Our View: Sonnenalp Resort setting a great example with employee housing (editorial) | VailDaily.com

Our View: Sonnenalp Resort setting a great example with employee housing (editorial)

Vail Daily Editorial Board
Our View

Kudos are due to the Faessler family and Sonnenalp for persisting in the effort to build the new, and much larger, Solar Vail apartments in Vail.

The family this week kicked off an effort that took more than a decade — demolishing the existing 1976-vintage, 24-unit structure and replacing it with a new, 65-unit building. That building is entirely deed restricted, which means it can't be used for anything other than workforce housing.

The project required a boost from the town of Vail, which purchased deed restrictions on the property for just more than $4.2 million. Still, that boost represents only about 20 percent of the project budget.

The Sonnenalp has long provided housing for its employees. People who lived in Solar Vail — mostly seasonal workers — will be moved to other Sonnenalp-owned units in East Vail, West Vail and elsewhere in the valley.

The Sonnenalp isn't alone in having rooms to rent to its employees. Vail Resorts controls a good bit of housing in the valley, and Holy Cross Energy and the Eagle River Water & Sanitation District also have housing for employees to either buy or rent.

But those and other employers' programs are the exception in our valley. That needs to change.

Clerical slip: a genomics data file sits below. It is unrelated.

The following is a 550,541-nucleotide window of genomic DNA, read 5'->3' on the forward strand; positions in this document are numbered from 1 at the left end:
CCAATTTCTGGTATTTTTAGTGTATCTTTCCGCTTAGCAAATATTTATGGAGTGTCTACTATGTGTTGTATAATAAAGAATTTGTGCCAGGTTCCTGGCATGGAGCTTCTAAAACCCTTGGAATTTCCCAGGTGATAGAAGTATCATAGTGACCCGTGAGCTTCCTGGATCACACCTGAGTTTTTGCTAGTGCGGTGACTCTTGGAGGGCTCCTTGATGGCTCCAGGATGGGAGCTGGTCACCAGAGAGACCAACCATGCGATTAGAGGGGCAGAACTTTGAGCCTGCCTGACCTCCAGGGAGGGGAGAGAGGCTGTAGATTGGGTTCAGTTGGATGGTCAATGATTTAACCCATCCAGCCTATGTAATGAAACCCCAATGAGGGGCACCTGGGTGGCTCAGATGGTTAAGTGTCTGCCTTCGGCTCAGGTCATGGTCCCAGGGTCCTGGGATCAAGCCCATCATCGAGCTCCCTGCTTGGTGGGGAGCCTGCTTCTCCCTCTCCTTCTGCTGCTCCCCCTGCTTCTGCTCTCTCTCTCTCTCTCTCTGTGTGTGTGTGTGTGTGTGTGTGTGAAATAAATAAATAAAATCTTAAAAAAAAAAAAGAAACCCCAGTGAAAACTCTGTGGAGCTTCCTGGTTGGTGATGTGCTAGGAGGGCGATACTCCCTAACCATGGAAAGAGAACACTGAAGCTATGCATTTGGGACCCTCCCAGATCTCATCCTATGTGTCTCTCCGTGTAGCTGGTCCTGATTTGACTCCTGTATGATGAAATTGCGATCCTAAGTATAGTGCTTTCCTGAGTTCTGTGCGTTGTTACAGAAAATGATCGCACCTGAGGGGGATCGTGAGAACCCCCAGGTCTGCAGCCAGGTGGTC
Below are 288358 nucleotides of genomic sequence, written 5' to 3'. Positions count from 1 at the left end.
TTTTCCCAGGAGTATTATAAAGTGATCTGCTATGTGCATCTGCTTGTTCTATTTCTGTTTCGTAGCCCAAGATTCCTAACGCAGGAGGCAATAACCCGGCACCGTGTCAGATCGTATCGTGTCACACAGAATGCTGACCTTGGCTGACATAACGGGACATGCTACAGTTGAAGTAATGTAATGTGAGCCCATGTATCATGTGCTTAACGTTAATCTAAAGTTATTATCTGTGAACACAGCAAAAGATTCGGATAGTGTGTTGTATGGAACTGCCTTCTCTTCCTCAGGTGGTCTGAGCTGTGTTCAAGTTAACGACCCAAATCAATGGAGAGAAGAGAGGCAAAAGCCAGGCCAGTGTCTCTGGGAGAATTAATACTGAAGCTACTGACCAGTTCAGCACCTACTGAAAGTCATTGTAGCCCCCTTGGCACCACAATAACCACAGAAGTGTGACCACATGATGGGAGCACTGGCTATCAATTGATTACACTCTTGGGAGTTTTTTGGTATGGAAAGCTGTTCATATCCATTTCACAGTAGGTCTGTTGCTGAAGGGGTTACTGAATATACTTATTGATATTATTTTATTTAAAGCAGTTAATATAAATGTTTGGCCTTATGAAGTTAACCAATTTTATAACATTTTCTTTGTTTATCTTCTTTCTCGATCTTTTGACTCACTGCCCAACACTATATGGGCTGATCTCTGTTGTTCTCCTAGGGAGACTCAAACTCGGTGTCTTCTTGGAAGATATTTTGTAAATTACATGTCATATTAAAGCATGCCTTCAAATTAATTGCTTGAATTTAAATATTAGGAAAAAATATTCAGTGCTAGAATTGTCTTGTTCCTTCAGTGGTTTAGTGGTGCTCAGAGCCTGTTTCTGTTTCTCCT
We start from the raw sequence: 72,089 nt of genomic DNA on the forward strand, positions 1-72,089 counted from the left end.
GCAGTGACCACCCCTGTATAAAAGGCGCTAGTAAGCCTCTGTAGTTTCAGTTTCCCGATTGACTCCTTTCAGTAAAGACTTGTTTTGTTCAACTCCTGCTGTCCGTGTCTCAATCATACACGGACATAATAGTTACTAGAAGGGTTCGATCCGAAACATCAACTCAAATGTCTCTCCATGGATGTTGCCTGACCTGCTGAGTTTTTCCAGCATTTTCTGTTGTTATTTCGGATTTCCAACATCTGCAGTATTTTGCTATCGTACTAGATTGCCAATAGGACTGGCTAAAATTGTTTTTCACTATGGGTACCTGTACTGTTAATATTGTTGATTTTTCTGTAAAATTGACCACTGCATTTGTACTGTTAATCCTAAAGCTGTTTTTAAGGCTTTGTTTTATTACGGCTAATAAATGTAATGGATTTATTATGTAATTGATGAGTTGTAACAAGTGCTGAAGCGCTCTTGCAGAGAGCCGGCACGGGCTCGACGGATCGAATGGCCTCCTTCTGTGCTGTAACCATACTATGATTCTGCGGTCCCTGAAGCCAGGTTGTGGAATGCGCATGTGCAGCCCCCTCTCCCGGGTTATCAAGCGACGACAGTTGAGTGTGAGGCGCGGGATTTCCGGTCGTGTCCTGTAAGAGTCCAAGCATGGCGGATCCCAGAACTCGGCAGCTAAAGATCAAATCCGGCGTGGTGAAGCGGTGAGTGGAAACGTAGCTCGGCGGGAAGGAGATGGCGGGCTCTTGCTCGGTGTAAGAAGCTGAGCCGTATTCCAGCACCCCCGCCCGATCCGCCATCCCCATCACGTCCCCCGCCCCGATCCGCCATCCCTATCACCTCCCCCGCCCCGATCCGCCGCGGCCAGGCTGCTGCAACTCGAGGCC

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Workforce housing is more than just a place for employees to sleep. Done right, it's also a way to keep employees around for more than just a season or two.

Long-tenured, satisfied employees are more important than ever these days. As our valley's summer tourist season extends farther into fall and earlier into late spring, it's crucial to keep knowledgable, dedicated employees on the job. Housing stability can be big part of keeping valued staff members around. People who have to move frequently — unless they want to — would seem to be more likely to move out of the valley instead of spending weeks, or months, of their off-work hours trying to find a new place to live.

Not every business can afford to build housing for its workers. But more businesses should participate in workforce housing projects, either as minority partners or, at least, agreeing to master-lease units in projects before construction begins.

Local government does, and should, participate in workforce housing efforts. But the private sector can, and should, do more, too.

The Vail Daily Editorial Board is Publisher Mark Wurzer, Editor Krista Driscoll and Business Editor Scott Miller.